Elephant Woman: Cynthia Moss Explores the World of Elephants

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Atheneum Books, 1997 - Juvenile Fiction - 42 pages
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Describes the work of naturalist Cynthia Moss, who, through her studies of elephant families in Kenya's Amboseli National Park, has shown the world the beauty and intelligence of elephants' lives and demonstrated the unique character of each individual elephant family. Jr Lib Guild.

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Review: Elephant Woman: Cynthia Moss Explores the World of Elephants

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Another book for young readers captures my attention! This book has some interesting and enlightening information about elephants, but I was most impressed by the biographical sketch of Cynthia Moss ... Read full review


Becoming Elephant Woman
Learning About Elephant Social Life
Working to Save Wild Elephants

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About the author (1997)

Laurence Pringle was raised on an isolated farm in western New York. He studied wildlife biology at Cornell University and the University of Massachusetts at Amherst, and had begun to seek a doctorate in that field. But for several reasons, including trouble with some subjects, Pringle decided to switch to journalism. In 1962, he was looking for a job as an editor and writer with an outdoor or science magazine. He found an opening with Nature and Science, a children's magazine published by The American Museum of Natural History. Pringle joined that magazine in early 1963 and during the seven years of that magazine's life, learned a lot about writing for young readers. His friend and editor at the magazine encouraged Pringle to write a book for children. His first manuscript was rejected by several publishers but was finally accepted and published in 1968. When Nature and Science was disbanded in the spring of 1970, Pringle had two choices: look for another editing job or try to survive as a freelance writer. He chose to become a writer and is now the highly acclaimed author of over a hundred books. He writes mainly biographical and environmental stories for children and young adults. Pringle is the recipient of two major awards for his body of writing; the Eva L. Gordon Award for Children's Science Literature and the Washington Post/Children's Book Guild Nonfiction Award in 1999. He has won national awards from the American Nature Study Society and the National Wildlife Federation. Many of his books, including Everybody Has a Bellybutton, have been cited by the National Science Teacher's Association/Children's Book Council as "Outstanding Science Trade Book for Children." In 1998, the National Council of Teachers of English selected his book An Extraordinary Life: The Story of a Monarch Butterfly for the Orbis Pictus Award for Outstanding Nonfiction for Children.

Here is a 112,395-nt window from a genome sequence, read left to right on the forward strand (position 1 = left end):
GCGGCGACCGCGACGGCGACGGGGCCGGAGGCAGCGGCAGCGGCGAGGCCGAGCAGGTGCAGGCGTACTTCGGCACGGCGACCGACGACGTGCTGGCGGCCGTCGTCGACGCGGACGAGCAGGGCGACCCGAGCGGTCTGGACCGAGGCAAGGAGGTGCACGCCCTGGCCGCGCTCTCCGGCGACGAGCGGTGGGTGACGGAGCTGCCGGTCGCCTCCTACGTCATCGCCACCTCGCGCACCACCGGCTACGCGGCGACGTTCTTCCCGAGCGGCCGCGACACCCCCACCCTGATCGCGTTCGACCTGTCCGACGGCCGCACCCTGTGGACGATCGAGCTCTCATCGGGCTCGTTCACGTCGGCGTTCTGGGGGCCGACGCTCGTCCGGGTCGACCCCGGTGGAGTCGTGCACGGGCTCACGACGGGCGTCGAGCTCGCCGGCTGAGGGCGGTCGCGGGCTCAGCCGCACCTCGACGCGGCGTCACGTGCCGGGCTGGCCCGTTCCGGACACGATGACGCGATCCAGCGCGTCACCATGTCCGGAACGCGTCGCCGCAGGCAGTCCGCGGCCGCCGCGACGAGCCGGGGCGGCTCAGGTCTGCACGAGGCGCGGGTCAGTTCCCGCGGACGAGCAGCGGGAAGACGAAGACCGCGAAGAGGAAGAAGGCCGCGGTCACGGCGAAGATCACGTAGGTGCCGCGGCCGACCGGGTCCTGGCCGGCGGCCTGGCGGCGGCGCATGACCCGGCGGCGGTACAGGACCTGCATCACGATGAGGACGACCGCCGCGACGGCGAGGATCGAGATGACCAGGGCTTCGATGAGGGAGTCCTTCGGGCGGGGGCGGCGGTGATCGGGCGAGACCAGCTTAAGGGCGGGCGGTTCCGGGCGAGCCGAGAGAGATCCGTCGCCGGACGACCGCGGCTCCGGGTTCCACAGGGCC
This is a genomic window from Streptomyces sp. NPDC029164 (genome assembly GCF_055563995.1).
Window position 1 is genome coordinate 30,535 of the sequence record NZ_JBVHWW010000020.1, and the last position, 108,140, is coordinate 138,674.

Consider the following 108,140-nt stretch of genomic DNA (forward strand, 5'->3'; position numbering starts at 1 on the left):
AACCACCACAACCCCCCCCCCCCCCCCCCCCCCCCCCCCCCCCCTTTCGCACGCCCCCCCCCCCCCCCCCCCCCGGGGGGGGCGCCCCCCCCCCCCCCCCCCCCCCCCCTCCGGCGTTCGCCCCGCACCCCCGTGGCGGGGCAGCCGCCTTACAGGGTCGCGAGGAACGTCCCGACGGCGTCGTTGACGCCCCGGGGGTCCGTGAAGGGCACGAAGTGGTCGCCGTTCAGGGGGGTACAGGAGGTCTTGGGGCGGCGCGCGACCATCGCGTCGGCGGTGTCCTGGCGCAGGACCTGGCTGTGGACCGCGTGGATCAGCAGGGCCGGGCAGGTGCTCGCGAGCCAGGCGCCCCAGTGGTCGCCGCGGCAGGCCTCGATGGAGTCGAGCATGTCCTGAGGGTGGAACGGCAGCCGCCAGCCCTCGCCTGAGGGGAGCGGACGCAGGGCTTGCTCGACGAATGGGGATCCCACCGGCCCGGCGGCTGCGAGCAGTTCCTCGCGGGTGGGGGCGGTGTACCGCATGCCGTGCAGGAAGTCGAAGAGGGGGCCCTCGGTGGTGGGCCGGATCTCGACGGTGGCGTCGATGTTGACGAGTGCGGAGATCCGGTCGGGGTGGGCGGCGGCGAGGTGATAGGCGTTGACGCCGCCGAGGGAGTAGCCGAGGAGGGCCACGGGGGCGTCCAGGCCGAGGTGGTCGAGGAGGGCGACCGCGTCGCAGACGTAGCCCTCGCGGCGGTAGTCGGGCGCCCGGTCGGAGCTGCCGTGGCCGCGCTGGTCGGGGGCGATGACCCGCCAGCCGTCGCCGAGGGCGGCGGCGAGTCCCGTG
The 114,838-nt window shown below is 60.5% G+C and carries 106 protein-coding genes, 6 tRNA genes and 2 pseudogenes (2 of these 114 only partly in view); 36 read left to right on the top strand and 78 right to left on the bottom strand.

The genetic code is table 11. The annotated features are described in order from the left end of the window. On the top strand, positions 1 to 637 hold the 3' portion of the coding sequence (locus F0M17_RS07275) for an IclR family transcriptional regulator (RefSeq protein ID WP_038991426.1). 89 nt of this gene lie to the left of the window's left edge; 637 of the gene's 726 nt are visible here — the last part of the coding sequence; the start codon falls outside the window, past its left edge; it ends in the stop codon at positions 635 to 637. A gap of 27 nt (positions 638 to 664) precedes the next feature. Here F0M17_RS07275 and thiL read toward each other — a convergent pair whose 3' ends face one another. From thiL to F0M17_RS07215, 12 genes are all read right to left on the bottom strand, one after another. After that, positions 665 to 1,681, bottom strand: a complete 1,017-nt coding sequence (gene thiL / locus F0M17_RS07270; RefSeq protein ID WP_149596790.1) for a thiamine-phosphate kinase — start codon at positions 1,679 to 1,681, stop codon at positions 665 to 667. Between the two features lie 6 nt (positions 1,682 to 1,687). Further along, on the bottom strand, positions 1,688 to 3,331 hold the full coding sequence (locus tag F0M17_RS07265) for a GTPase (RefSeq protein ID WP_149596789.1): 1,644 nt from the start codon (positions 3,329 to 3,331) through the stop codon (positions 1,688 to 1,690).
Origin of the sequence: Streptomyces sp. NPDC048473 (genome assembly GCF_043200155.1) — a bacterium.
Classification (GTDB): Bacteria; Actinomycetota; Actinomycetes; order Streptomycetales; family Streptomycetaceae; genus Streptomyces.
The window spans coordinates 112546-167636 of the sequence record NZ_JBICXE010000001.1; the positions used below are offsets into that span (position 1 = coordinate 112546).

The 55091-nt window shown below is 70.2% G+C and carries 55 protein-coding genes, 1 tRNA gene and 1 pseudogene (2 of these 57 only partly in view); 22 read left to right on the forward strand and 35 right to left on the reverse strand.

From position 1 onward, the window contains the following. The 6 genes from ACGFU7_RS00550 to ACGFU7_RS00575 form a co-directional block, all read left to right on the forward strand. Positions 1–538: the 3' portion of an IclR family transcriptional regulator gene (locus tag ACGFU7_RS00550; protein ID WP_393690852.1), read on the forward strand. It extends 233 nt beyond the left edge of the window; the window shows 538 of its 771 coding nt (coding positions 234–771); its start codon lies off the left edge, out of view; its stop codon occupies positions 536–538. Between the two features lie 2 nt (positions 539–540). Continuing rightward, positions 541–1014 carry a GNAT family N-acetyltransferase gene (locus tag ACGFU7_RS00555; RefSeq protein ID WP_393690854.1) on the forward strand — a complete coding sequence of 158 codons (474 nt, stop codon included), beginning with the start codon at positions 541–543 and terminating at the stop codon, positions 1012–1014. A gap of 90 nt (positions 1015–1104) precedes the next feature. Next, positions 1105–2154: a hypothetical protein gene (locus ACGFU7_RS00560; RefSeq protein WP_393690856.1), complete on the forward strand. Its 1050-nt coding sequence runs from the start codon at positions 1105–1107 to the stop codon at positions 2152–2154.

Moss is the founder and director of the Amboseli Elephant Research Project and is employeed by the African Wildlife Foundation.

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